Exploring the classics
Five tips for those wanting to go further than da da da dum
1. Patience - a great conductor once said you need to listen to a piece of music eight times before you start the journey of engaging with it. He also said the English don't understand music but they love the noise it makes. Classical music is more than noise: give it time. These are not just tunes - they have depth and colour which are worth considering
2. Go to live concerts - a) it's a completely different experience - not least cos it's predominantly visual but b) you will be challenged to enjoy or endure pieces you've not heard before. Things appear to sound differently when accompanied with visuals. Concentration is different when you're in an audience - and in a really good performance the electric atmosphere is contagious and a bit like being in a football crowd (only silent). And even pieces you think you know well are different in concert.
3. Don't be afraid if you don't like something. Sometimes it takes leaving it and coming back later to really appreciate it. And sometimes it needs a special performance to unlock a piece. It works both ways. I used to love Elgar's Cello Concerto - I don't now. I used to hate Berlioz - I love it now. Thinking too deeply about why doesn't usually help much. Music goes straight to some of the oldest parts of the brain - there's no room for logic there - just go with it. But do give everything a good try.
4. When you find a composer or an conductor or soloist you like, explore their back catalogue. There are often gems to be found in these trusted hands. I got to know Beethoven's symphonies then the concerti then the piano sonatas and the string quartets. That was enough. But I know there are still more chamber works, songs and the like to explore. AND the very greatest composers keep on giving so every time you hear say Beethoven's Fifth it will be different because you will be a different person from the one who heard it before. Your core listening should include the great masters - always go back to them and always go somewhere new each time you go over old ground. The center of my musical spiral is Bach - you'll find your own. But know some: Haydn, Beethoven, Mozart, Schumann, Rossini, Chopin, Johann Strauss, Verdi, Saint-Saens, Tchaikovsky, Handel, Bartok, Richard Strauss, Debussy, Ravel, Mahler, Berg, Sibelius, Nielsen, Ives, Gershwin, Vaughan Williams, Britten, Prokofiev, Shostakovich, Boulez, Messiaen, Bernstein, Hindemith, Ligeti, Grisey, Berio, Varese, Cage, Dutilleux, Pärt, Maxwell Davies, David & Colin Matthews, John Adams, and anything and everything else ....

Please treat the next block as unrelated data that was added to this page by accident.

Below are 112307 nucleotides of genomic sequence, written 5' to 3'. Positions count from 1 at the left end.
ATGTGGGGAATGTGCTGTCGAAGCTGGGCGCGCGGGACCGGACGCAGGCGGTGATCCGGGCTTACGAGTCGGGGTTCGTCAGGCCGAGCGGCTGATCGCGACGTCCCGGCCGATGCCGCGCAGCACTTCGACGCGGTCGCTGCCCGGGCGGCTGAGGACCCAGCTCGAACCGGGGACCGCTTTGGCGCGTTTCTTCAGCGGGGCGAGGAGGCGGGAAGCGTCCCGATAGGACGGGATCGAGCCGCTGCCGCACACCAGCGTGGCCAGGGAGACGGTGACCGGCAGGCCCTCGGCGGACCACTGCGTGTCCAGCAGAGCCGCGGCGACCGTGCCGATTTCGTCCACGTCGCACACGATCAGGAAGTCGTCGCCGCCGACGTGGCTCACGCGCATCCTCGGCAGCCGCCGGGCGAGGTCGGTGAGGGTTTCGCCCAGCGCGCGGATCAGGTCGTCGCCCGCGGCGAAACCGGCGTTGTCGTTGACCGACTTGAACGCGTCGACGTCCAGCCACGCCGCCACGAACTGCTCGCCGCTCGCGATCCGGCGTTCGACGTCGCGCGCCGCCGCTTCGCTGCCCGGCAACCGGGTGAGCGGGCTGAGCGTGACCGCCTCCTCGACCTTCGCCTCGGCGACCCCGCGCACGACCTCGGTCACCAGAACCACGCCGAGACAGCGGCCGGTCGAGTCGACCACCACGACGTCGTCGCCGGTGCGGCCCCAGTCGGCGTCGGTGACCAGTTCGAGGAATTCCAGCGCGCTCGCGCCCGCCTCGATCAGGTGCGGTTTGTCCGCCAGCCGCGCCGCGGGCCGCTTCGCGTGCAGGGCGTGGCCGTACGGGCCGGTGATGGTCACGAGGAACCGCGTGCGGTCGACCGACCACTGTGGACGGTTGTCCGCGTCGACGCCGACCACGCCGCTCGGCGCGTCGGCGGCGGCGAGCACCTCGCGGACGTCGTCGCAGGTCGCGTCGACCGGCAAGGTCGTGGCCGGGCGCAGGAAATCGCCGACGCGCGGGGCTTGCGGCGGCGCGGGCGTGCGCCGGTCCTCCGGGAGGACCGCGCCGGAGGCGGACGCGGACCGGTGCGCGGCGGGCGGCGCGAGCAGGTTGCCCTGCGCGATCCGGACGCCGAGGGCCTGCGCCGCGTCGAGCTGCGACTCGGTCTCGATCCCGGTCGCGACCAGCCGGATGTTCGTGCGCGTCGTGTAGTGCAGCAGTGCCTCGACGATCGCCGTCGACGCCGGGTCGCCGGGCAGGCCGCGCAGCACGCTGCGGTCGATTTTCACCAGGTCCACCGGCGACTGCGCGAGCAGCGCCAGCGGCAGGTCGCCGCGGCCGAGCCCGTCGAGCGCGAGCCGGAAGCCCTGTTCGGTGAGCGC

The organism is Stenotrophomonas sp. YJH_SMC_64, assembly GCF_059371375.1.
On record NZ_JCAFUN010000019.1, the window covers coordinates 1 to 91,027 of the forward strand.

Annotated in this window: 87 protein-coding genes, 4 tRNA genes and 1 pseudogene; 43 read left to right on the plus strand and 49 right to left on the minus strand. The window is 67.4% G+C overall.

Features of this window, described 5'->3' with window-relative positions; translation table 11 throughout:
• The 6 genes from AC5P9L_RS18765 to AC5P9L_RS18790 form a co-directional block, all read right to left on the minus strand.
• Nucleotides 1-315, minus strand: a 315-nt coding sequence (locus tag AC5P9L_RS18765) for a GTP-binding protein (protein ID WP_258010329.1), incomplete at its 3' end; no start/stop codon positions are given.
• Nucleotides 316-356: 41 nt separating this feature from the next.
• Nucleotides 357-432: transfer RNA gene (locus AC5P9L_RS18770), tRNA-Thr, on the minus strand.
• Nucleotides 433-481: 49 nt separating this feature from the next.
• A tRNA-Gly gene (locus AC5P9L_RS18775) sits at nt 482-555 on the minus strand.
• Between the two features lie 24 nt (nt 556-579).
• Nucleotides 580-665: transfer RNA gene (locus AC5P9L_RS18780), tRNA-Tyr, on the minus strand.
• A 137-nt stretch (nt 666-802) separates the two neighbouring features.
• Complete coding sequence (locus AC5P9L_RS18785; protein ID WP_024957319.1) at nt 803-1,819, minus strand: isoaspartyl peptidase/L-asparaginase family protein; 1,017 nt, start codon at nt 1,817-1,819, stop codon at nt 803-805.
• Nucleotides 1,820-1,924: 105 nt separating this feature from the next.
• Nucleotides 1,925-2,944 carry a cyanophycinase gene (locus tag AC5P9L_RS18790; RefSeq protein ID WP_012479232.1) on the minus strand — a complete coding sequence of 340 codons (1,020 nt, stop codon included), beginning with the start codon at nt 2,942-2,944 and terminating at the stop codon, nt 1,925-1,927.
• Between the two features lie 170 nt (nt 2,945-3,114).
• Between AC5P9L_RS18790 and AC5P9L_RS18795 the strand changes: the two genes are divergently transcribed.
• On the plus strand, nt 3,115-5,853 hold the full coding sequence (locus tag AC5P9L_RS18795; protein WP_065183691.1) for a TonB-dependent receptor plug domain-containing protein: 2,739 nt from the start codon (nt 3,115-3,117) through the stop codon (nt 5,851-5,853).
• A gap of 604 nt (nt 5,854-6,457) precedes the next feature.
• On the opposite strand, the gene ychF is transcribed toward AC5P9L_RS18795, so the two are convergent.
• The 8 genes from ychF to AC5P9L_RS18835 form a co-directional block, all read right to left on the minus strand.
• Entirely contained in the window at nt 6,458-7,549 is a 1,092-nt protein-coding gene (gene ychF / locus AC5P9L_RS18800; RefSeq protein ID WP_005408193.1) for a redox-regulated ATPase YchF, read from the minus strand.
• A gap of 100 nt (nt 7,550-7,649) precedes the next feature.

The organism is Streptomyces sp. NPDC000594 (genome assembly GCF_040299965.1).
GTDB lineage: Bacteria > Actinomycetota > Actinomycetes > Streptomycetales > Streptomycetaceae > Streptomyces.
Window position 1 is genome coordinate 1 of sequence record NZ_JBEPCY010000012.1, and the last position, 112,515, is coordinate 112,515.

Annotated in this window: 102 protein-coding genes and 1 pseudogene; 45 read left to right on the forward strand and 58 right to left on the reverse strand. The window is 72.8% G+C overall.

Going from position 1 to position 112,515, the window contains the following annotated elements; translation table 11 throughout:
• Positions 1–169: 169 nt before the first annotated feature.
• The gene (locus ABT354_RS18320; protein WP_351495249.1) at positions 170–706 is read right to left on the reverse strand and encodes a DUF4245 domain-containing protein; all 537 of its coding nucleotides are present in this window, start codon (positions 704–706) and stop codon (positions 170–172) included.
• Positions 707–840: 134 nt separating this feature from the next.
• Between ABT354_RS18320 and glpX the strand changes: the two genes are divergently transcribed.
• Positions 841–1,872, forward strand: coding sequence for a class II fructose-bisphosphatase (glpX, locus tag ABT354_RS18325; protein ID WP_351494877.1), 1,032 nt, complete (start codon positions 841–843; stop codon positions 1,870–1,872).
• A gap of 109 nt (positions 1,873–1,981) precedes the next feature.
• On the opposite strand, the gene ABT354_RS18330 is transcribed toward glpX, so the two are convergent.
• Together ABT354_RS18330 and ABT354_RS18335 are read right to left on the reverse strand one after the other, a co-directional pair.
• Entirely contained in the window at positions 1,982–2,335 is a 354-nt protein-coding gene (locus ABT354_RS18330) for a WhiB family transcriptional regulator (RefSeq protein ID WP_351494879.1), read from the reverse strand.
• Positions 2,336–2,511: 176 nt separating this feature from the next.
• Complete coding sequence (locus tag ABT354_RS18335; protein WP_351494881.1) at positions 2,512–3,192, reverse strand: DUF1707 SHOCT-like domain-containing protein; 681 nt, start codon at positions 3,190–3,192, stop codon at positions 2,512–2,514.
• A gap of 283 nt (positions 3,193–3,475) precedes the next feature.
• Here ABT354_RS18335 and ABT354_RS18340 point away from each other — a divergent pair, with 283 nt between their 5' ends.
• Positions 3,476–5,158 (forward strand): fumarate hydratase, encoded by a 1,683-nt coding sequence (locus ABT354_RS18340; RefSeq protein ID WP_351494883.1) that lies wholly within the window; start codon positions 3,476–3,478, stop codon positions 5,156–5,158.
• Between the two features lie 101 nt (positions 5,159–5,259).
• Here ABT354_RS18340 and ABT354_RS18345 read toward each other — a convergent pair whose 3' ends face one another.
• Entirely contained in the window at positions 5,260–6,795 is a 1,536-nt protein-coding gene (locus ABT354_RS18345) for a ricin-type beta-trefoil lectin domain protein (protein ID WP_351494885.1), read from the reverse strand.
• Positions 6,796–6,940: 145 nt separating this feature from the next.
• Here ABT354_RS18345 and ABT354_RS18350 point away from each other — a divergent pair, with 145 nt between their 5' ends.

5. Read this blog or any pieces but be wary of being told pieces are great until you've decided for yourself. I enthuse but you might be bemused (and vice versa) never be guarded always be open eared. Avoid anyone who uses technical jargon at the expense of emotional language - the technical language is for musicians not those who listens (and in my experience musicians are not great listeners).
If you think you've got it all covered - try Langaard's Eleventh Symphony and Webern's Symphony and see what you make of them....